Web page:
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Contempo Updates
October 10, 2001

Relationship Between Depression and Other Medical Illnesses

Author Affiliations

Author Affiliations: Department of Psychiatry, Columbia University College of Physicians and Surgeons, and New York State Psychiatric Institute, New York, NY.

 

Contempo Updates Section Editor: Alice T. D. Hughes, MD; and Janet M. Torpy, MD, Fishbein Fellows.

JAMA. 2001;286(14):1687-1690. doi:10.1001/jama.286.14.1687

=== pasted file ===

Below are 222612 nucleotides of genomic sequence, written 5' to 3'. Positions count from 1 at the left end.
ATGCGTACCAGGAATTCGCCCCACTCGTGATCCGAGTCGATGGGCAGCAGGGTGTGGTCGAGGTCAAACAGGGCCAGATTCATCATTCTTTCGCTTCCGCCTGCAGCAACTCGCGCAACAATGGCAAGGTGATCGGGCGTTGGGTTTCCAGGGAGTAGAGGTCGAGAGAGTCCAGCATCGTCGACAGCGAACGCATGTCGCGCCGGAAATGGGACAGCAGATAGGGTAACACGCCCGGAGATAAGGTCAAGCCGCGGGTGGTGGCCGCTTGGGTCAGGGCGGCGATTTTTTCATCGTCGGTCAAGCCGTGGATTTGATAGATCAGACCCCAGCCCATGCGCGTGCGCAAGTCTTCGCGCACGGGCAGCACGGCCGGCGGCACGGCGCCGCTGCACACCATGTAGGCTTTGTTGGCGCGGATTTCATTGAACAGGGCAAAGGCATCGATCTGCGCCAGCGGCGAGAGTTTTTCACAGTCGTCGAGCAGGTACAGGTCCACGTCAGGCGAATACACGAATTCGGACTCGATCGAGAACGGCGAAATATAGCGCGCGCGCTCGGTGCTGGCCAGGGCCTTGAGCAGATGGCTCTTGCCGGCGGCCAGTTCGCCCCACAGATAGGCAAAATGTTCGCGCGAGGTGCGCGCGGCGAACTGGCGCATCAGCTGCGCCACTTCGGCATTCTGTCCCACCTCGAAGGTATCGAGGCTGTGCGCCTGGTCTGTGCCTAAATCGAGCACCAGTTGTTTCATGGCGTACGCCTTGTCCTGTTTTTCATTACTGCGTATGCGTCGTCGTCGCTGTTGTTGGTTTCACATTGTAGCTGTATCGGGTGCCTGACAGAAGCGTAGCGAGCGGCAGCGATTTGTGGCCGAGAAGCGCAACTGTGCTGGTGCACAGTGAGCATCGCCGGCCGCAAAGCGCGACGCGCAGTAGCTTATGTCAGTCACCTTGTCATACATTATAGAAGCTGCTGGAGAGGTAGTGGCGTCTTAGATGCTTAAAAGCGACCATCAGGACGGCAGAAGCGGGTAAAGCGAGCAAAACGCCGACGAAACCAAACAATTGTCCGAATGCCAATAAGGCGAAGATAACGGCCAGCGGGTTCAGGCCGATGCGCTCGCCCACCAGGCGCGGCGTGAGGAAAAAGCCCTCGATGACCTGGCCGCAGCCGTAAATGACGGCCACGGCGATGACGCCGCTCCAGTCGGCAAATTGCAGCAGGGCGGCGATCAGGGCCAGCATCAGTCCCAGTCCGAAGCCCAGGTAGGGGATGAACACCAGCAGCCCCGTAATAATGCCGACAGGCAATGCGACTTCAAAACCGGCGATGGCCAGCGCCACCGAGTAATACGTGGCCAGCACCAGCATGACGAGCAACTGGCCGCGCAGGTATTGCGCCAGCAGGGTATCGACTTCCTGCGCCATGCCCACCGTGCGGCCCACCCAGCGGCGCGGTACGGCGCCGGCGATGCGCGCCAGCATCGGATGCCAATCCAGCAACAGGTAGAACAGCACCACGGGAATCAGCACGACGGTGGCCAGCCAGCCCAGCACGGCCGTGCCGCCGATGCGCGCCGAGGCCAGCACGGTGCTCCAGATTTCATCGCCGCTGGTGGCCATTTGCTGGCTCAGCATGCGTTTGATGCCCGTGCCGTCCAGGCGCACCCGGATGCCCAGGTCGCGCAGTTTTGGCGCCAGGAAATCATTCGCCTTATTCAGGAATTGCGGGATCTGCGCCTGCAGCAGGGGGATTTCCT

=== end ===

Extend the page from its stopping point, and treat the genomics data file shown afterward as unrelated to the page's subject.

Depression occurring in the setting of a nonpsychiatric medical illness is often considered to be a psychological reaction. Clinicians attribute the patient's feelings of vulnerability, fear, and diminished self-esteem to the onset of a severe illness. However, recent data have forced reconsideration of this belief and new models of the relationship between depression and other medical illnesses have emerged. Compelling evidence suggests that depression is an independent risk factor that contributes to the development of ischemic heart disease (IHD) and increases cardiac mortality. However, abandoning the concept of depression as a reaction to illness seems premature as the relationship between depression and other illnesses is complex and may vary. This article will discuss different models of interaction between depression and other illnesses using patients with IHD, cerebrovascular disease, and erectile dysfunction (ED) as illustrations.

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